Web Results
Content Results
  • Wood veneer


    Wood veneer RCA Dimensia console TV set In woodworking, veneer refers to thin slices of wood, usually thinner than 3 mm (1/8 inch), that typically are glued onto core panels (typically, wood, particle board or medium-density fiberboard) to produce flat panels such as doors, tops and panels for cabinets, parquet floors and parts of furniture. They are also used in marquetry. Plywood consists of three or more layers of veneer. Normally, each is glued with its grain at right angles to adjacent layers for strength. Veneer beading is a thin layer of decorative edging placed around objects, such as jewelry boxes. Veneer is also used to replace decorative papers in Wood Veneer HPL. Veneer is also a type of manufactured board. Veneer is obtained either by "peeling" the trunk of a tree or by slicing large rectangular blocks of wood known as flitches. The appearance of the grain and figure in wood comes from slicing through the growth rings of a tree and depends upon the angle at which the wood is sliced.

  • Väino Tamm


    Väino Tamm (8 August 1930 – 26 June 1986) was an Estonian interior designer, vice associate professor in ERKI in from 1959 and interior design department manager in 1968-1986, from 1970 he was the associate professor of the interior design department in ERKI. He was one of the firsts to pave the way to the interior design department as we know it today. Väino Tamm changed the spatial design profession into a subject that deals with problems involving interior design and instead of decorating the space on the contrary dealing with arranging it. Also dealing with an overall effect and the room´s whole impact on a person. He started as an interior designer in the 1950s (Tartu hotel "Park" interiors and furniture). In the 1960s Väino Tamm became one of the most outstanding spatial designers in Estonia.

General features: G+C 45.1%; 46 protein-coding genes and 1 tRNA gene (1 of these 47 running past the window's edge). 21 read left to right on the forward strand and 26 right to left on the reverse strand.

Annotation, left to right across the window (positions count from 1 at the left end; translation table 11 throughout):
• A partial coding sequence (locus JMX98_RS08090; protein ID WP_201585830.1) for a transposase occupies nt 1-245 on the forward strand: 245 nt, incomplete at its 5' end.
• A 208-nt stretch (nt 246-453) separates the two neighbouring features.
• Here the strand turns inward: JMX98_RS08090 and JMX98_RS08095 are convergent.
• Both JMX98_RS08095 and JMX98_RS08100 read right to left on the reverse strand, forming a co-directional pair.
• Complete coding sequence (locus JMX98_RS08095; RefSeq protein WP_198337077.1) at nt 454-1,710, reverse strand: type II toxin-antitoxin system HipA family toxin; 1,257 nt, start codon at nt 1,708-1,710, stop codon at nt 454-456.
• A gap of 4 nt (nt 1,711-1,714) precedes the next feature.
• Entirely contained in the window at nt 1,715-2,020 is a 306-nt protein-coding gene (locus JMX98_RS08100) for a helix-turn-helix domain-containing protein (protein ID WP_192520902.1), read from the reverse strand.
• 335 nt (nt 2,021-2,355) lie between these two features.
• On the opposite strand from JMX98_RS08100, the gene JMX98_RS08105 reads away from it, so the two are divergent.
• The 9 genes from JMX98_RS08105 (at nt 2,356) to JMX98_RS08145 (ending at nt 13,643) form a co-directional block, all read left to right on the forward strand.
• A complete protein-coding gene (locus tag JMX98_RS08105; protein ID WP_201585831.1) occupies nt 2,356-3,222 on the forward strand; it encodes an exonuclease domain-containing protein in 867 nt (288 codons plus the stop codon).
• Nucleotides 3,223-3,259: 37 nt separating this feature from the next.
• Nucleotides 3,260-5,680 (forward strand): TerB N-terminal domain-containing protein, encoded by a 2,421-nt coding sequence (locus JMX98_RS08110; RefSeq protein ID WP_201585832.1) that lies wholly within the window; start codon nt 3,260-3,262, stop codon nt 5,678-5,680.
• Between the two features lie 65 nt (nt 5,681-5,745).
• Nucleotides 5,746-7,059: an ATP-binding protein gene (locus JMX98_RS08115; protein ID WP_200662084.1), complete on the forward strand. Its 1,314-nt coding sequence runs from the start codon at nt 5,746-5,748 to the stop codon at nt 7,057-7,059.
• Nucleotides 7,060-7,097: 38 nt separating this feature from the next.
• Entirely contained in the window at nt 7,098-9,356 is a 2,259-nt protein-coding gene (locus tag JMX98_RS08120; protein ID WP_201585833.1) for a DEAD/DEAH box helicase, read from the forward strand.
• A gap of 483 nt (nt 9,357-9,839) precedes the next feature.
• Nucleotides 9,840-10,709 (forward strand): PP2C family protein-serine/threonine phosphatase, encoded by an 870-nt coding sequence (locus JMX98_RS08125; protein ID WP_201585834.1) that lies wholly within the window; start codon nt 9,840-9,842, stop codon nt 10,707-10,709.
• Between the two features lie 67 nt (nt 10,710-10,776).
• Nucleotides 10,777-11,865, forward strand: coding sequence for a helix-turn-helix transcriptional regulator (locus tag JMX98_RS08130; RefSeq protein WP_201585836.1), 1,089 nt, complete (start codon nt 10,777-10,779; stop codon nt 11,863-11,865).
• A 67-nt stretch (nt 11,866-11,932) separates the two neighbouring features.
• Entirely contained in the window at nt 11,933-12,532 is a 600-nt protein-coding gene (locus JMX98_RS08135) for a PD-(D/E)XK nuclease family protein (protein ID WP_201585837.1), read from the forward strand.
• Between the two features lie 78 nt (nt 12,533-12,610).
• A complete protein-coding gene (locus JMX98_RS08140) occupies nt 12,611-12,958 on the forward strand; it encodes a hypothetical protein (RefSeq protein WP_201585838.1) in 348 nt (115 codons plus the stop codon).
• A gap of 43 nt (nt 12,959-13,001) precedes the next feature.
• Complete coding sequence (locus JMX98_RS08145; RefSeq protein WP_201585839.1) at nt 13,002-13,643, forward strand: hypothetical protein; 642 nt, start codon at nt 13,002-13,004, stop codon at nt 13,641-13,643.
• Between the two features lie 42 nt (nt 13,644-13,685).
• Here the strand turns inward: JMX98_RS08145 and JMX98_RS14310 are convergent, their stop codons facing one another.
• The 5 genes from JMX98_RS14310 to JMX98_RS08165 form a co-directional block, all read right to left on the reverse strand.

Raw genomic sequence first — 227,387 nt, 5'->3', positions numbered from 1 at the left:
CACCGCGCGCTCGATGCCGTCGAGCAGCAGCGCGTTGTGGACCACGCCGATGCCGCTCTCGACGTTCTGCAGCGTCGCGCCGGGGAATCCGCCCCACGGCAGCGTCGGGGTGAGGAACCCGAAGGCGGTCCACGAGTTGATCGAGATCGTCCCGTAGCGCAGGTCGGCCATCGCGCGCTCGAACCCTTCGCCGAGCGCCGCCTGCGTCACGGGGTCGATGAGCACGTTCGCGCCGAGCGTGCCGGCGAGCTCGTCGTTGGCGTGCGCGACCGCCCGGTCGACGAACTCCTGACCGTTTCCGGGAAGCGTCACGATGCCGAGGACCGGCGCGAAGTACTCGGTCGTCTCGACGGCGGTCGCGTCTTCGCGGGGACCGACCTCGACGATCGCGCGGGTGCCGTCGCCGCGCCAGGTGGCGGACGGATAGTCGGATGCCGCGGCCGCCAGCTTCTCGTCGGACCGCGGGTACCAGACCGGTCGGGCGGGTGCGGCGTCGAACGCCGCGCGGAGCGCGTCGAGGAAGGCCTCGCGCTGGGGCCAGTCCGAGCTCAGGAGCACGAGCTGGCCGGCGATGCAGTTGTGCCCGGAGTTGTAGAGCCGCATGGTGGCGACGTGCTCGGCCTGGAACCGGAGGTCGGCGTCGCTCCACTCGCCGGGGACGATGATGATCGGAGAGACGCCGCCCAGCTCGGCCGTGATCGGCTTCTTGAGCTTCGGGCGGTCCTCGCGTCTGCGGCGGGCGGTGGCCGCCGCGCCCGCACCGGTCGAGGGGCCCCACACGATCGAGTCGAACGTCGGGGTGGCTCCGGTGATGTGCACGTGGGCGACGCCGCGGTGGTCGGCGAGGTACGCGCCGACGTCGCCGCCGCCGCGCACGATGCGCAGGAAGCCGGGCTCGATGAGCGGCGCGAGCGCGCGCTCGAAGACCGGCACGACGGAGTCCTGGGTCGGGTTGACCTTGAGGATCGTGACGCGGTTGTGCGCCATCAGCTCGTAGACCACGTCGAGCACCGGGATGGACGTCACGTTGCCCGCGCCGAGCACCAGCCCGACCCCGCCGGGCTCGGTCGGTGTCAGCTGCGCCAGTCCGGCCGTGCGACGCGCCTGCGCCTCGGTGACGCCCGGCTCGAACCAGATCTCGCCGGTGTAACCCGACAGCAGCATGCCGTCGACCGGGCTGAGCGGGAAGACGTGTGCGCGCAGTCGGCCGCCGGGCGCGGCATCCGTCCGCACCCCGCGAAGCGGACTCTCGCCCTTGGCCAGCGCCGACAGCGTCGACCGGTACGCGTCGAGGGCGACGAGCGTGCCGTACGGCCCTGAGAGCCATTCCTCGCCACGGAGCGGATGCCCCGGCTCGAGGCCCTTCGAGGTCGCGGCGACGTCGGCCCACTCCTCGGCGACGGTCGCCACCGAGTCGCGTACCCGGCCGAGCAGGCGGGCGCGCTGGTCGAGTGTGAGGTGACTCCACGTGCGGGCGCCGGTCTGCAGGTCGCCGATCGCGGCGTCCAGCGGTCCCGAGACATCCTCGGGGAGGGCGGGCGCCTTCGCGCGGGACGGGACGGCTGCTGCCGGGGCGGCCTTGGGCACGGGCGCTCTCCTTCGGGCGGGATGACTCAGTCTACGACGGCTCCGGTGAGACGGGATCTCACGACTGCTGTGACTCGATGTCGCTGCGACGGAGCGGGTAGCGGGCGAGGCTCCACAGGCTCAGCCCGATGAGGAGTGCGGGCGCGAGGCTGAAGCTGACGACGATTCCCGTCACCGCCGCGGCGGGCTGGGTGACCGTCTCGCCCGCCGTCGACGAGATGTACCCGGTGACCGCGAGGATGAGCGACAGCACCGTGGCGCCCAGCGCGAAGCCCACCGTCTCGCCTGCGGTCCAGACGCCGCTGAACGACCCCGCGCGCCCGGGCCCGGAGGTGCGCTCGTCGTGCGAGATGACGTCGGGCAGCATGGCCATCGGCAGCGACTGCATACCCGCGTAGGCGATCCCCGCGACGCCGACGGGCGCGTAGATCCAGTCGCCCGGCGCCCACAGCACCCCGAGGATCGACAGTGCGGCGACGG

• Wood


    Wood is a porous and fibrous structural tissue found in the stems and roots of trees and other woody plants. It is an organic material, a natural composite of cellulose fibers that are strong in tension and embedded in a matrix of lignin that resists compression. Wood is sometimes defined as only the secondary xylem in the stems of trees, or it is defined more broadly to include the same type of tissue elsewhere such as in the roots of trees or shrubs. In a living tree it performs a support function, enabling woody plants to grow large or to stand up by themselves. It also conveys water and nutrients between the leaves, other growing tissues, and the roots. Wood may also refer to other plant materials with comparable properties, and to material engineered from wood, or wood chips or fiber. Wood has been used for thousands of years for fuel, as a construction material, for making tools and weapons, furniture and paper. More recently it emerged as a feedstock for the production of purified cellulose and its derivatives, such as cellophane and cellulose acetate. As of 2005, the growing stock of forests worldwide was about 434 billion cubic meters, 47% of which was commercial.

Map Box 1